One example is a Pug named Winston from Chapel Hill, North Carolina. His owners were infected with COVID-19, then one day, Winston had mild clinical signs like sneezing, lethargy, and skipping a meal. After a few days, he recovered, and he is considered the first dog to test positive for COVID-19. None of the other pets in the household were affected.

Cases of dogs testing positive for COVID-19 are still very rare, but if you are infected, you should avoid contact with family members, including your canine companions! If you suspect that your dog has a respiratory illness, contact your veterinarian right away.

Be sure to let your vet’s office know if you have been infected or if your dog has come into contact with someone who was infected. Your vet might contact the State Veterinarian for further advice on how to test and treat your pup.

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Can other pets get COVID-19?

Dogs aren’t the only species to be affected! There are a couple of cases that have been documented in New York City, and at the Bronx Zoo, some of their tigers have become infected. Scientists theorize that one of the zookeepers who was infected with COVID-19 passed it on to the tigers, who ended up with clinical signs associated with respiratory illnesses. This is the first case of an animal testing positive for COVID-19 in the United States1.

How to protect your pets from COVID-19

If you’re practicing social distancing, your pets should be doing the same. Staying home and away from others is ideal; however, walking through your neighborhood should be fine as long as there is enough space between you and others. Avoid crowded places like dog parks and doggie daycares.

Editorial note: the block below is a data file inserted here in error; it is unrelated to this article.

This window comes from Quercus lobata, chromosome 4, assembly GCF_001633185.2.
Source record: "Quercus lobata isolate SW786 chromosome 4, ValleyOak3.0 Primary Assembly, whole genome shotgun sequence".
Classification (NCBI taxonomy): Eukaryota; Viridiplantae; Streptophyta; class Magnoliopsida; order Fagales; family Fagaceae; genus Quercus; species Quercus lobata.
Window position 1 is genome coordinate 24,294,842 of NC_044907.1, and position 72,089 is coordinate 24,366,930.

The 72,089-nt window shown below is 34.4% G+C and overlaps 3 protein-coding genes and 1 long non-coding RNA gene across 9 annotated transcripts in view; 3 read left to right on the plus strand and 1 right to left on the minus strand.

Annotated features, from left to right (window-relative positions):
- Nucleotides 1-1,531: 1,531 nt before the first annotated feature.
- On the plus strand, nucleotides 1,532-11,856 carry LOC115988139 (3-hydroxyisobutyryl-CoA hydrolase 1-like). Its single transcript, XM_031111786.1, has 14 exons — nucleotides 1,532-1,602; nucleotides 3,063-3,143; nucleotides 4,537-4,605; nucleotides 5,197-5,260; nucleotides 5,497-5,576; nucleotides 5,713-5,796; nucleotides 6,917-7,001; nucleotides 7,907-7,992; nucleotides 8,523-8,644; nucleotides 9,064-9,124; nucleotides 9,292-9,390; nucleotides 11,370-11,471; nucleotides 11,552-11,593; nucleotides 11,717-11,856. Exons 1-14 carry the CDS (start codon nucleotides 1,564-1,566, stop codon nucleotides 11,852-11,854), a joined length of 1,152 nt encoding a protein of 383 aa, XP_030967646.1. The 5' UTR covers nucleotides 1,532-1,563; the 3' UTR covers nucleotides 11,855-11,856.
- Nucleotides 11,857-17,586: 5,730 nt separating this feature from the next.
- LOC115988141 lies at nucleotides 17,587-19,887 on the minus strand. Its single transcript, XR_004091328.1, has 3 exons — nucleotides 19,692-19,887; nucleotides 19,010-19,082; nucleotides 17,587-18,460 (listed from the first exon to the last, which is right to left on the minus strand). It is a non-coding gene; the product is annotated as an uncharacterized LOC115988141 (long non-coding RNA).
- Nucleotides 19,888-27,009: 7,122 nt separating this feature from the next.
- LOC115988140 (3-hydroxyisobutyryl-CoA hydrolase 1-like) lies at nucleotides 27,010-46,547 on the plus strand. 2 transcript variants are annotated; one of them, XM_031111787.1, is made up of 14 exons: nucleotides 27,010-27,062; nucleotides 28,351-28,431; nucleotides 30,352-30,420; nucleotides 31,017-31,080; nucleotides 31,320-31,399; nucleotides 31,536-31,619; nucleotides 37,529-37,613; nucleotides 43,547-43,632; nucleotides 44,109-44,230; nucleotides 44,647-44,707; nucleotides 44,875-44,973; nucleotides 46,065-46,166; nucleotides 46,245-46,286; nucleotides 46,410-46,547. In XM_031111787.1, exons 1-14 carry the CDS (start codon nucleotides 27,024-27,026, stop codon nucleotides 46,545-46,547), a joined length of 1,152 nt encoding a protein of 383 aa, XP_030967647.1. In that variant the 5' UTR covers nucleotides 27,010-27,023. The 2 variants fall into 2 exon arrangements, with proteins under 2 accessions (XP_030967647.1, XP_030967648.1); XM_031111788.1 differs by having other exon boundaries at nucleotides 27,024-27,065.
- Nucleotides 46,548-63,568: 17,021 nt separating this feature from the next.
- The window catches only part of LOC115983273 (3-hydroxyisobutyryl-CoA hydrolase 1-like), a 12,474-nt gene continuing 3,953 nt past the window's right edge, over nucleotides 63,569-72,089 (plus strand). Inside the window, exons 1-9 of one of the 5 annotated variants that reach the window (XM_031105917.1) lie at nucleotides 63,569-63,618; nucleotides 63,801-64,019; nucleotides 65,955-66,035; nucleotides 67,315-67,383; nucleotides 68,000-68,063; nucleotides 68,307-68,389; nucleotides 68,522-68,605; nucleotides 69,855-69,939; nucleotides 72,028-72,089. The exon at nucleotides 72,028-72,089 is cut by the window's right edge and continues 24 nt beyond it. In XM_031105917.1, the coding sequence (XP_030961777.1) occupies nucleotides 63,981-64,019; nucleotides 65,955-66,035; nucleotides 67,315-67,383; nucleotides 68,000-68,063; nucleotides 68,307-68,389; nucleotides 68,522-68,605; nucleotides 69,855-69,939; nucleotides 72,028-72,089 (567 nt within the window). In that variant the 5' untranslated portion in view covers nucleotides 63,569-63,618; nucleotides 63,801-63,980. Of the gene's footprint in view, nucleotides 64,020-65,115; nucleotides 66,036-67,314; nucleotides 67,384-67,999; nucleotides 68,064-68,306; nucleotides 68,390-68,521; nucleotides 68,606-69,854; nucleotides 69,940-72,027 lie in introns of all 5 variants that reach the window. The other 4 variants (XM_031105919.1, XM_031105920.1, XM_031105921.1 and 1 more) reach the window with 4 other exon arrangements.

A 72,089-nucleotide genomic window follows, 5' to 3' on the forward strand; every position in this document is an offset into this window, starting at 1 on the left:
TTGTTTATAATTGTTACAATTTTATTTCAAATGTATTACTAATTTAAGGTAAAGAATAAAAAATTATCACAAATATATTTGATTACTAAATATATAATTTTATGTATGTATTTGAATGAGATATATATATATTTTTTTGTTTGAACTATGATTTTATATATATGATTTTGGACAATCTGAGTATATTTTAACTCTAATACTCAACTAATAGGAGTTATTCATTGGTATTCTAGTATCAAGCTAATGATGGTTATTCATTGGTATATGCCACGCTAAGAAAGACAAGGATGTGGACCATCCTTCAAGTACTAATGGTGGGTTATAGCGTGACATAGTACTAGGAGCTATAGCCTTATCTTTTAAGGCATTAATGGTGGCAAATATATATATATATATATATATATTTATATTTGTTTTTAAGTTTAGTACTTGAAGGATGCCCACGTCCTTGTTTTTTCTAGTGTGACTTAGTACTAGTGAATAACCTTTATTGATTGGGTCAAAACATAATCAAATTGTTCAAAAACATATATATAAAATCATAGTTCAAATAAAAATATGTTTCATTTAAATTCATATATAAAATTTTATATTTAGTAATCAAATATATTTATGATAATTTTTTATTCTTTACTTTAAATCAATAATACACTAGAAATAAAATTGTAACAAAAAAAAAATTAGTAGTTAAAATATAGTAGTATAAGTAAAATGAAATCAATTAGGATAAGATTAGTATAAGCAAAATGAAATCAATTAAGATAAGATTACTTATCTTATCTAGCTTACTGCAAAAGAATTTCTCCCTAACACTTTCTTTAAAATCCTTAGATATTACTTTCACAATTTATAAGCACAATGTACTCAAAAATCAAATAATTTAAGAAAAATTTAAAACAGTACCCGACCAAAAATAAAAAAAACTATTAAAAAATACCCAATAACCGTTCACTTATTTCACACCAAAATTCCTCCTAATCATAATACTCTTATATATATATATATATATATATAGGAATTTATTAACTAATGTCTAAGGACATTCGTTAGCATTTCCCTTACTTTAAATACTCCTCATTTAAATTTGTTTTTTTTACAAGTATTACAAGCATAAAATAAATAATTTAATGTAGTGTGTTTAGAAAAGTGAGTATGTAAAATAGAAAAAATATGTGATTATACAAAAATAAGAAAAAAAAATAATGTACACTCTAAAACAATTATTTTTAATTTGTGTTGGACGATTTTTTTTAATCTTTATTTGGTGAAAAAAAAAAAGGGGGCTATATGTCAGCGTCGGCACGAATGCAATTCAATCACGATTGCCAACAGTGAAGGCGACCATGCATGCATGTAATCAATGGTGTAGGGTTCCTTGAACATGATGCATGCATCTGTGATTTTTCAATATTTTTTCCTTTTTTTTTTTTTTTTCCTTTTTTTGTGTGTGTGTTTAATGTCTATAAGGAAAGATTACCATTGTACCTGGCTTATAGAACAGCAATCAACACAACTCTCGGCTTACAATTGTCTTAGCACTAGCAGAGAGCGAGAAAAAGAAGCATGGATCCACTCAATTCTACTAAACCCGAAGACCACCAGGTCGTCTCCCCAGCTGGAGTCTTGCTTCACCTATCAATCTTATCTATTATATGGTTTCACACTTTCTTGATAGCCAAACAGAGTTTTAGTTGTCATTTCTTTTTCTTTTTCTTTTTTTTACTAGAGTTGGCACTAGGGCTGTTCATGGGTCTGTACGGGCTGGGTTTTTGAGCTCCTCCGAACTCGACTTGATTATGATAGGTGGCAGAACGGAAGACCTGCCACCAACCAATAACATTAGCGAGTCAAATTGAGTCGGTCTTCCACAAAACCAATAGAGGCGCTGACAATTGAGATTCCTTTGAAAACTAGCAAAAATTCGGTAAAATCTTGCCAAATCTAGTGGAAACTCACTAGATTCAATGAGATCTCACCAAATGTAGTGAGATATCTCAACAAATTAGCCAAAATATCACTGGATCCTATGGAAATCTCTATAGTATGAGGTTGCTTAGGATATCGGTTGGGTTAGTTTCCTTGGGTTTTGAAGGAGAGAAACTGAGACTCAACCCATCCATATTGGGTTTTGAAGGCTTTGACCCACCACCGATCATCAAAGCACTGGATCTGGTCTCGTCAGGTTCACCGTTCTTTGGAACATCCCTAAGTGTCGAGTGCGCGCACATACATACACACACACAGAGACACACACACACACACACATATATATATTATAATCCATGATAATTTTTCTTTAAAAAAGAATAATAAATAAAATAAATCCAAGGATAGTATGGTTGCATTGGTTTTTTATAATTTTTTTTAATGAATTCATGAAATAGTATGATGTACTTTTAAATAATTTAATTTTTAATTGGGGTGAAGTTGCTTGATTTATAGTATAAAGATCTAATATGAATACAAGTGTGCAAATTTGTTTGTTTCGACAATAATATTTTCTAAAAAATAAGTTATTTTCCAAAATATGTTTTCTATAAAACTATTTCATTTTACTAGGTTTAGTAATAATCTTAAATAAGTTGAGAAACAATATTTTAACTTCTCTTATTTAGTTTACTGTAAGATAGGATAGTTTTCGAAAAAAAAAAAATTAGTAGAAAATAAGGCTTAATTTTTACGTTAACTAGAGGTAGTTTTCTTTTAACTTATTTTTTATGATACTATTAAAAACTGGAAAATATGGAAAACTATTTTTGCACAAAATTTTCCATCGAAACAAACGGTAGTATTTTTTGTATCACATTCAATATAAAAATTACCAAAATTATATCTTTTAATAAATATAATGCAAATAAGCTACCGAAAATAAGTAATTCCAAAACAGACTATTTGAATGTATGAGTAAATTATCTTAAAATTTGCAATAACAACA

If you know someone who is displaying flu-like signs, it is best to avoid contact with them. Sick family members should quarantine themselves to one room in the house to avoid spreading illness to others, and this also means that pets should keep away. If you start showing signs, have other family members care for your pet or consider having your pet stay with someone else for a while, and if your pet starts showing signs, contact your veterinarian as soon as possible.


While COVID-19 remains a serious public health concern, our pets are still considered to be at low risk for contracting it. However, this does not mean that it is not possible, and there have been a few cases of dogs, cats, even tigers who have tested positive!

By continuing to practice social distancing and other safety precautions, you will minimize the risk of infection to you and your pets. Not only that, but you will also help to greatly diminish the risk of spreading it to others. If you suspect that your pet is showing signs of respiratory illness, talk to your veterinarian about whether testing for COVID-19 will be necessary.

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Meet The Author 

Dr. Erica Irish

Erica has worked in the veterinary field since 2006, starting out as a veterinary technician before graduating from the UF College of Veterinary Medicine in 2013. As a general practitioner in an animal hospital, she has many interests and is especially interested in dermatology, cardiology, internal and integrative medicine